Heart Disease And Diet

Heart Disease And Diet

Alternate Names

  • diet for coronary heart disease, known as CHD
  • diet for coronary artery disease, known as CAD
  • diet for cardiovascular disease, known as CVD

Definition

Heart disease is a broad term for any condition that affects the heart and blood vessels. This includes:
  • heart attack
  • stroke
  • high blood pressure
  • stable angina
  • unstable angina
  • congestive heart failure
  • poor circulation
  • arrhythmias, or irregular heartbeats.
  • What is the information for this topic?

    The American Heart Association, called AHA, provides dietary guidelines for healthy eating which can reduce three risk factors for heart disease:
    • high blood cholesterol
    • high blood pressure
    • excess body weight
    Apply the following guidelines to the overall eating pattern.
    Achieve an overall healthy eating pattern.
    • Choose a balanced diet with foods from all major food groups, with an emphasis on fruits, vegetables and grains.
    • Eat 5 or more servings per day of fruits and vegetables.
    • Eat 6 or more servings per day of grain products, including whole grains.
    • Include fat-free and low-fat milk products, beans, skinless poultry, and lean meats.
    • Eat at least 2 servings of fish per week, especially fatty fish.
    Achieve and maintain a healthy body weight.
    • Avoid excess intake of calories.
    • Maintain a level of physical activity that achieves fitness and balances energy output with calorie intake. For weight reduction, one must burn more calories through exercise than one takes in.
    • Limit foods that are high in calories and/or low in nutritional quality, including those with a high amount of added sugar.
    Achieve a healthy cholesterol level.
    • Limit foods with a high content of saturated fat and cholesterol. Instead, substitute grains and unsaturated fat that comes from vegetables, fish, legumes, and nuts.
    • Limit cholesterol to 300 milligrams (mg) a day for those without heart disease or any heart disease risk factors. For those with heart disease or its risk factors, limit cholesterol to 200 mg a day.
    • Limit or eliminate trans-fats. Trans-fats are found in foods that have partially hydrogenated vegetable oils, such as packaged cookies, crackers and other baked goods, commercially prepared fried foods, and some margarines.
    Achieve a healthy blood pressure level.
    • Limit salt intake to less than 6 grams or 2,400 mg of sodium per day. This equates to slightly more than 1 teaspoon of salt a day.
    • If a person drinks alcohol, daily intake should be held to no more than 1 drink per day for women and 2 drinks per day for men.
    In summary, the AHA recommends that:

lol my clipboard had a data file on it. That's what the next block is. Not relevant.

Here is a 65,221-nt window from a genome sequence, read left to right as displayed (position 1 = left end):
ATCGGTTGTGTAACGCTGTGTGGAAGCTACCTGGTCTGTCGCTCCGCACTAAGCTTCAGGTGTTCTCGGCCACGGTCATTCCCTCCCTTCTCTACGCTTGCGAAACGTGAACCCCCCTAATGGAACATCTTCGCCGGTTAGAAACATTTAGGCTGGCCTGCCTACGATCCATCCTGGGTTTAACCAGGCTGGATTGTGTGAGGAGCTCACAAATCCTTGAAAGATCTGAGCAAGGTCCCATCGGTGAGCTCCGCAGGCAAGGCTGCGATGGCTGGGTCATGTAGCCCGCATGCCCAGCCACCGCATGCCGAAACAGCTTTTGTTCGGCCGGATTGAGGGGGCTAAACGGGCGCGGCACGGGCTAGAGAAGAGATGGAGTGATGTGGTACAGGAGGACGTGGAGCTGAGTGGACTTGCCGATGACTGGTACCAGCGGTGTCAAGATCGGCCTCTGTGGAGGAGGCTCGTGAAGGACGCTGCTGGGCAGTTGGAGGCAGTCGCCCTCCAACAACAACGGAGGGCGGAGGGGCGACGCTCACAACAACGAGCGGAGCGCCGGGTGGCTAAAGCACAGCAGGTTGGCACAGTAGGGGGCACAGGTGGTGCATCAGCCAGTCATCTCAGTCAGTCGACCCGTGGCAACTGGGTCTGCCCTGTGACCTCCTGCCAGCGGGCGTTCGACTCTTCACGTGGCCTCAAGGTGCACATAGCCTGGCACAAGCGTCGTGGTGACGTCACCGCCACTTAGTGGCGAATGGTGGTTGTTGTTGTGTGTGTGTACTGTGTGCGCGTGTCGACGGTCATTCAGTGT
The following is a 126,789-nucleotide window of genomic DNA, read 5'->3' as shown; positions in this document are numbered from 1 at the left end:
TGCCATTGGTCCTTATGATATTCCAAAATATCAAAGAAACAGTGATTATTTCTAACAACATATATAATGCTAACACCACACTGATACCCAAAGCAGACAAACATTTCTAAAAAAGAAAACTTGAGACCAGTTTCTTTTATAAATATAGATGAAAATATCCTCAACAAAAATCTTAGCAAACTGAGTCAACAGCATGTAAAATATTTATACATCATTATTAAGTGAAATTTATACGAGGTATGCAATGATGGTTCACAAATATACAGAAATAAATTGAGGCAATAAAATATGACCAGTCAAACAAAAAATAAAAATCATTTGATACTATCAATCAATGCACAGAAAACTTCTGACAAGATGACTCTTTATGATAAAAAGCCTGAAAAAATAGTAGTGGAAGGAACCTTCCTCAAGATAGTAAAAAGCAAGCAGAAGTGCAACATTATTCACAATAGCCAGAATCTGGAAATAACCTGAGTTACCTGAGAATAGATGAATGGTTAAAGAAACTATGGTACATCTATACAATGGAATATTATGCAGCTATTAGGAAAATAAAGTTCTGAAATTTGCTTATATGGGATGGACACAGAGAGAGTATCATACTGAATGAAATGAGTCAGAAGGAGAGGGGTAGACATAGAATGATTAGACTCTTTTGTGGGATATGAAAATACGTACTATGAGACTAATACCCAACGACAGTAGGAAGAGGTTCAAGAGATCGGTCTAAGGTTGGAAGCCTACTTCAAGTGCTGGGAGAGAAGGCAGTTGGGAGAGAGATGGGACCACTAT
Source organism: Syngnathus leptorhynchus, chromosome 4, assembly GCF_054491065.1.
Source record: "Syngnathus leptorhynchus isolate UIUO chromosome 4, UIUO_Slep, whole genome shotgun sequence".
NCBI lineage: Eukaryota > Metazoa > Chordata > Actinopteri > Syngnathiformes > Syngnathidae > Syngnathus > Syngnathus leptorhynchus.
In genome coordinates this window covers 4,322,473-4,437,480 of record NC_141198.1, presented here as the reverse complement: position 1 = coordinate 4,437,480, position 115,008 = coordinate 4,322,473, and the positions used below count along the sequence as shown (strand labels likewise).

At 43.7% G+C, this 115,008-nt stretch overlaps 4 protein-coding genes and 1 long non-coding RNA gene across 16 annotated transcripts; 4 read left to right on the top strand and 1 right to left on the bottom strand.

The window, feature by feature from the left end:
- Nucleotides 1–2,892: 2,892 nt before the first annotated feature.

• Total fat intake per day is no more than 30 percent of total calories.
    • Saturated fat intake is less than 10 percent of total calories.
    • Cholesterol intake is less than 300 mg per day.
    Although the AHA guidelines were developed to help healthy people prevent heart disease, they can also benefit those with other medical conditions. This includes:
    • diabetes
    • kidney disease
    • preexisting heart disease
    • elevated LDL, the so-called "lethal" or "bad" cholesterol
    • congestive heart failure
    • obesity
    For people who already have heart disease, AHA recommends following the National Heart, Lung, and Blood Institute's Therapeutic Lifestyle Changes, called TLC, diet. This diet is outlined in detail at www.nhlbi.nih.gov/chd/lifestyles.htm. Here is a summary:
    • Make sure less than 25-35 percent of each day's total calories come from fat.
    • No more than 7 percent of total calories per day should come from saturated fat.
    • Eat foods with less than 200 mg of cholesterol per day.
    • Limit salt intake to 2400 mg per day.
    • Eat just enough calories to achieve or maintain weight within a healthy range.
    Anyone thinking about trying the TLC diet should talk with the doctor first to learn what is a reasonable daily calorie level for him or her. A registered dietician can also be helpful in making eating habit changes and in learning how to choose foods and plan menus.
    When the TLC diet does not lower blood cholesterol levels enough, the doctor may suggest adding more fiber to the diet. There are also cholesterol- lowering foods available. These are foods such as margarines and salad dressings that contain plant sterol esters or plant stanol esters. Some people may also need to take cholesterol-lowering medicine.

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